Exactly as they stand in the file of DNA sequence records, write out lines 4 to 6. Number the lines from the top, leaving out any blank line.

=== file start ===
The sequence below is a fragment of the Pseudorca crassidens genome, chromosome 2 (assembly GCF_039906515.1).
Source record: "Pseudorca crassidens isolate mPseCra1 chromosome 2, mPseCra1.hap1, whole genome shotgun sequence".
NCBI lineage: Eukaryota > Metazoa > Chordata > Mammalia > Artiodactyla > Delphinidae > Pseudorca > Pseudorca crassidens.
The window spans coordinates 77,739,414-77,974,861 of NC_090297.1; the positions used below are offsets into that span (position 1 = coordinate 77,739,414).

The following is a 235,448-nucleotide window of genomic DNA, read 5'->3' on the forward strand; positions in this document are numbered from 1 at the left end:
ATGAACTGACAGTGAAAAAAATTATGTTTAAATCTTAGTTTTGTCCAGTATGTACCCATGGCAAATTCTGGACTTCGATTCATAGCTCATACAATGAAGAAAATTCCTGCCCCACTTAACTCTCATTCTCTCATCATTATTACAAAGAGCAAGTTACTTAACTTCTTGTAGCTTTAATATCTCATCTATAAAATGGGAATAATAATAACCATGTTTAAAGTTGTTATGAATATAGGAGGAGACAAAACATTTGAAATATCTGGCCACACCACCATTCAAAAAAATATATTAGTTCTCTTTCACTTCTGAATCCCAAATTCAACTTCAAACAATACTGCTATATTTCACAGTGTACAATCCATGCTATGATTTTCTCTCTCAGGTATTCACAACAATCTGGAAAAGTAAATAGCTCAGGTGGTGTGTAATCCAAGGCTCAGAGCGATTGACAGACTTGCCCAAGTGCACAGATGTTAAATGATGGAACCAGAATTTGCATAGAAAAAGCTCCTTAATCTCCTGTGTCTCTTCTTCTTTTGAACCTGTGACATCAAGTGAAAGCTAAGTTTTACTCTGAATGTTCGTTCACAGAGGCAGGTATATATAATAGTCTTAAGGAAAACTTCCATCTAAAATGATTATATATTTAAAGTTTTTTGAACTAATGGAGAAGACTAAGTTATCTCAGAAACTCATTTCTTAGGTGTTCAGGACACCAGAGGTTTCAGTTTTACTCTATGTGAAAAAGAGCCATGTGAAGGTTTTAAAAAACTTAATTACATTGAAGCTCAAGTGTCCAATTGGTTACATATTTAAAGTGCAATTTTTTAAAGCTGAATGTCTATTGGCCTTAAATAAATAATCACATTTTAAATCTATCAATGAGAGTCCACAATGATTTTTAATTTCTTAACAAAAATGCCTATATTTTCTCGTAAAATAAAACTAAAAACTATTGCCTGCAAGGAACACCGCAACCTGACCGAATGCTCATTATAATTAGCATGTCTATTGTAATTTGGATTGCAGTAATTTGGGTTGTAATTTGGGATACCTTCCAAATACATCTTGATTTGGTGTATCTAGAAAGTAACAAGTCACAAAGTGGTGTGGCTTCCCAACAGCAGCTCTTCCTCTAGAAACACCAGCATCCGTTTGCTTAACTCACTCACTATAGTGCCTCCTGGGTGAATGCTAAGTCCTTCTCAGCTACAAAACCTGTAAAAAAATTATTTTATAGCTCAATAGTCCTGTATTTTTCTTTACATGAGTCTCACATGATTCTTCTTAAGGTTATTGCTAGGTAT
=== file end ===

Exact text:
The window spans coordinates 77,739,414-77,974,861 of NC_090297.1; the positions used below are offsets into that span (position 1 = coordinate 77,739,414).

The following is a 235,448-nucleotide window of genomic DNA, read 5'->3' on the forward strand; positions in this document are numbered from 1 at the left end:
ATGAACTGACAGTGAAAAAAATTATGTTTAAATCTTAGTTTTGTCCAGTATGTACCCATGGCAAATTCTGGACTTCGATTCATAGCTCATACAATGAAGAAAATTCCTGCCCCACTTAACTCTCATTCTCTCATCATTATTACAAAGAGCAAGTTACTTAACTTCTTGTAGCTTTAATATCTCATCTATAAAATGGGAATAATAATAACCATGTTTAAAGTTGTTATGAATATAGGAGGAGACAAAACATTTGAAATATCTGGCCACACCACCATTCAAAAAAATATATTAGTTCTCTTTCACTTCTGAATCCCAAATTCAACTTCAAACAATACTGCTATATTTCACAGTGTACAATCCATGCTATGATTTTCTCTCTCAGGTATTCACAACAATCTGGAAAAGTAAATAGCTCAGGTGGTGTGTAATCCAAGGCTCAGAGCGATTGACAGACTTGCCCAAGTGCACAGATGTTAAATGATGGAACCAGAATTTGCATAGAAAAAGCTCCTTAATCTCCTGTGTCTCTTCTTCTTTTGAACCTGTGACATCAAGTGAAAGCTAAGTTTTACTCTGAATGTTCGTTCACAGAGGCAGGTATATATAATAGTCTTAAGGAAAACTTCCATCTAAAATGATTATATATTTAAAGTTTTTTGAACTAATGGAGAAGACTAAGTTATCTCAGAAACTCATTTCTTAGGTGTTCAGGACACCAGAGGTTTCAGTTTTACTCTATGTGAAAAAGAGCCATGTGAAGGTTTTAAAAAACTTAATTACATTGAAGCTCAAGTGTCCAATTGGTTACATATTTAAAGTGCAATTTTTTAAAGCTGAATGTCTATTGGCCTTAAATAAATAATCACATTTTAAATCTATCAATGAGAGTCCACAATGATTTTTAATTTCTTAACAAAAATGCCTATATTTTCTCGTAAAATAAAACTAAAAACTATTGCCTGCAAGGAACACCGCAACCTGACCGAATGCTCATTATAATTAGCATGTCTATTGTAATTTGGATTGCAGTAATTTGGGTTGTAATTTGGGATACCTTCCAAATACATCTTGATTTGGTGTATCTAGAAAGTAACAAGTCACAAAGTGGTGTGGCTTCCCAACAGCAGCTCTTCCTCTAGAAACACCAGCATCCGTTTGCTTAACTCACTCACTATAGTGCCTCCTGGGTGAATGCTAAGTCCTTCTCAGCTACAAAACCTGTAAAAAAATTATTTTATAGCTCAATAGTCCTGTATTTTTCTTTACATGAGTCTCACATGATTCTTCTTAAGGTTATTGCTAGGTAT